I don’t really have a catchy song for this one, but I’m still traveling and still working on studying for my exam, so it is what it is. 🙂 The koshas can be understood to represent the layers or sheaths of the self. Many people liken this to Russian nesting dolls, with each kosha being a doll that holds within it the others and so on. I tend to have visions of those filmstrips we saw as a child that started with the image of the person, then the next slide would be the muscular layer, then the bony layer, then the organ layer, an so on (and on that note, if you’ve never checked out Google’s Body Browser, do – http://bodybrowser.googlelabs.com). But the koshas go beyond that, because they are not concerned with just the physical self. The layers can be understood to proceed from the most “base” or physical to the most divine or spiritual.
Annamaya kosha is the most physically apparent layer composed of the obdurate stuff of the body (bones, muscles, blood, etc.). Literally translated, the annamaya kosha is the “food-apparent-sheath.” It can be thought of as all of self that is created/fed/sustained by the food we consume.
Pranamaya kosha is the layer of the body that is occupied by the breath. Literally translated (more or less) it would be the “air-apparent-sheath.” The pranamaya kosha represents the self that is created/fed by the air that we breathe.
Manomaya kosha is the functional mind. It is the mind that helps us process directions, take care of our daily tasks, etc. Manomaya kosha, or the “mind-matter-apparent-sheath” is not the seat of the self. I think of it as being something like the motherboard of the body.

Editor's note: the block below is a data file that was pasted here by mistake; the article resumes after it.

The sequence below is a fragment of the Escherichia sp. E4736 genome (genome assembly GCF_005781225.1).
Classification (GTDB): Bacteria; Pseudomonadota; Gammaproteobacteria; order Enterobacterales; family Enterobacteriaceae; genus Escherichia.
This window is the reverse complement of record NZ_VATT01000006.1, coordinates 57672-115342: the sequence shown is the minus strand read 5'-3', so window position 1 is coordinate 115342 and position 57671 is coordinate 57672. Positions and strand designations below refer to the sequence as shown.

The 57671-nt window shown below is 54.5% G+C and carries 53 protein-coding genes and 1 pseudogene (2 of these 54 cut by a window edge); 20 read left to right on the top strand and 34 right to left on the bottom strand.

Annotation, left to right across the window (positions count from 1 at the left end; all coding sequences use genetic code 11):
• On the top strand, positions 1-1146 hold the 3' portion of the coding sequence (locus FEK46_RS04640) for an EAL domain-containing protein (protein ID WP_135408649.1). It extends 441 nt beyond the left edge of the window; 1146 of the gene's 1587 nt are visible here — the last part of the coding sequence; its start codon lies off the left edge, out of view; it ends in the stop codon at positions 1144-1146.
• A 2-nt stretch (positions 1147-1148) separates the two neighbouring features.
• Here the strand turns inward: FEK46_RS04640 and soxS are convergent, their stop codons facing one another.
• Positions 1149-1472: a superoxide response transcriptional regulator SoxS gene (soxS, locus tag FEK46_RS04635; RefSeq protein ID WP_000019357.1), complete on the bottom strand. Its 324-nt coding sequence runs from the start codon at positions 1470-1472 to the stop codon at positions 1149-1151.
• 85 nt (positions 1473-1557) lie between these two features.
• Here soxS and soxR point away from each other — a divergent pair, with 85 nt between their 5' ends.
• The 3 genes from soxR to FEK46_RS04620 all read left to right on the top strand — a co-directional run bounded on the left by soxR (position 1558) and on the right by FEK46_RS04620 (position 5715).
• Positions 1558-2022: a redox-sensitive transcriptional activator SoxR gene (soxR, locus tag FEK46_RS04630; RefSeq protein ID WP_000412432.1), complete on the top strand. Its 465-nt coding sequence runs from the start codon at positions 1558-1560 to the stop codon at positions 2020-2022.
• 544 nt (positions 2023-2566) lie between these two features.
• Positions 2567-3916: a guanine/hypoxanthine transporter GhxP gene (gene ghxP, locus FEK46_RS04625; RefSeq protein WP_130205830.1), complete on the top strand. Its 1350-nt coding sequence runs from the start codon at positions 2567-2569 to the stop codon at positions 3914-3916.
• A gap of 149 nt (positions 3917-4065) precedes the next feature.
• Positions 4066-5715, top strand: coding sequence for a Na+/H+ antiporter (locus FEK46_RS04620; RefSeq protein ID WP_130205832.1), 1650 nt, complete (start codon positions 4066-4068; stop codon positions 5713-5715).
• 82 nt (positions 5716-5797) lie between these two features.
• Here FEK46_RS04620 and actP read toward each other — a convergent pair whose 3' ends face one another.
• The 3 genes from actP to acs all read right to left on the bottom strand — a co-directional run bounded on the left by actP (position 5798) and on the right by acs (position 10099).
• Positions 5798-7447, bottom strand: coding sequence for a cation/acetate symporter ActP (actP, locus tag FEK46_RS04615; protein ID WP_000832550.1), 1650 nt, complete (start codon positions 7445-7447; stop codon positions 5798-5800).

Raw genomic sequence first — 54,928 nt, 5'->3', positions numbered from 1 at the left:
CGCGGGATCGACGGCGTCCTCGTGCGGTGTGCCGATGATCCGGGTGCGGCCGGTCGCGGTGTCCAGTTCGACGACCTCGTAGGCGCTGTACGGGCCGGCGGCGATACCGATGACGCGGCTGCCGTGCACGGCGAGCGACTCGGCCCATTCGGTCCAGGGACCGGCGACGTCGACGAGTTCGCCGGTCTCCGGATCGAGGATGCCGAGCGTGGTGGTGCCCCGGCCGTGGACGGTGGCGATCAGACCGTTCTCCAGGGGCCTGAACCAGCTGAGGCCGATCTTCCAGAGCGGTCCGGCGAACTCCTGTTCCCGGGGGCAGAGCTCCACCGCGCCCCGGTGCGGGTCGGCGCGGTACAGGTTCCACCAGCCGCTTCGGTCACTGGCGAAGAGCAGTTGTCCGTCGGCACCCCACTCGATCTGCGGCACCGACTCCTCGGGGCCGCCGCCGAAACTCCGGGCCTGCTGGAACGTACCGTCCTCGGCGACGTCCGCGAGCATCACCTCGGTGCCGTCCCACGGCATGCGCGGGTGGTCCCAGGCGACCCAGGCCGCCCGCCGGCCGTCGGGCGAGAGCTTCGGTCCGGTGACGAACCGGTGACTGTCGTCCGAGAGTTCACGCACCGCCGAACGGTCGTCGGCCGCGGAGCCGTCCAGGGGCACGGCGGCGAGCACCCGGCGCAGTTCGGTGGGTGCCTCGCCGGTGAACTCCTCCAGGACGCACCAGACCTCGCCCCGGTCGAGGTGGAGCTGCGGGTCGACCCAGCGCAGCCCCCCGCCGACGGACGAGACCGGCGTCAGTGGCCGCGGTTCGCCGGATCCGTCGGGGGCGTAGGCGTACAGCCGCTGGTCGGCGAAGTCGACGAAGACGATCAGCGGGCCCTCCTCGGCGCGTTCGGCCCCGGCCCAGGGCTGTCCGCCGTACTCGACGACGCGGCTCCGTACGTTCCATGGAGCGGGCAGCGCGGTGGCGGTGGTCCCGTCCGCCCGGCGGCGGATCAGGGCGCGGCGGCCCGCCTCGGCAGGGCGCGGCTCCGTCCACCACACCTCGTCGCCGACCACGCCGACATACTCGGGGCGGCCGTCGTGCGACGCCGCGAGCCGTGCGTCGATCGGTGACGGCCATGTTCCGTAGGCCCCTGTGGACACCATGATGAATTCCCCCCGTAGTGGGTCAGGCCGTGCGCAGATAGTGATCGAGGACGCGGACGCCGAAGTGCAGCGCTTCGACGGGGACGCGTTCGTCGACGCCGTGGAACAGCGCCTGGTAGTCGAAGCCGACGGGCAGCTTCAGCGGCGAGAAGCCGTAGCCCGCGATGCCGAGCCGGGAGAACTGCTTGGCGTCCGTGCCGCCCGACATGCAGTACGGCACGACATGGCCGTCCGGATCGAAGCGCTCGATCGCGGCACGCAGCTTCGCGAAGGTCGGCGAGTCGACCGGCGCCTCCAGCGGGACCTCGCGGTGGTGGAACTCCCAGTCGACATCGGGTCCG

Vijnanamaya kosha, or the “wisdom-apparent-sheath” represents the intuitional wisdom of our being. This one is a little hard for me, as the difference between intuition and instinct or true wisdom and social wisdom is not easy to determine. I can kind of get it (maybe with my vijnanamaya kosha?) but then it slips away when I try to really think about it (with my manomaya kosha?).
Anandamaya kosha is the “bliss-apparent-sheath.” This is the one we see often discussed as the goal of meditation, yoga, and more than a couple of religions. When I visualize this part of the koshas, I see it as the empty/every thing that remains when all else is peeled away. If we could completely peel away all the other layers, we would dissolve into oneness with the universal. I love that, in this way of understanding bliss or enlightenment, it is not something you have to find, because it’s already always present. What you have to do is to remove the masks that distract you from it, in a sense.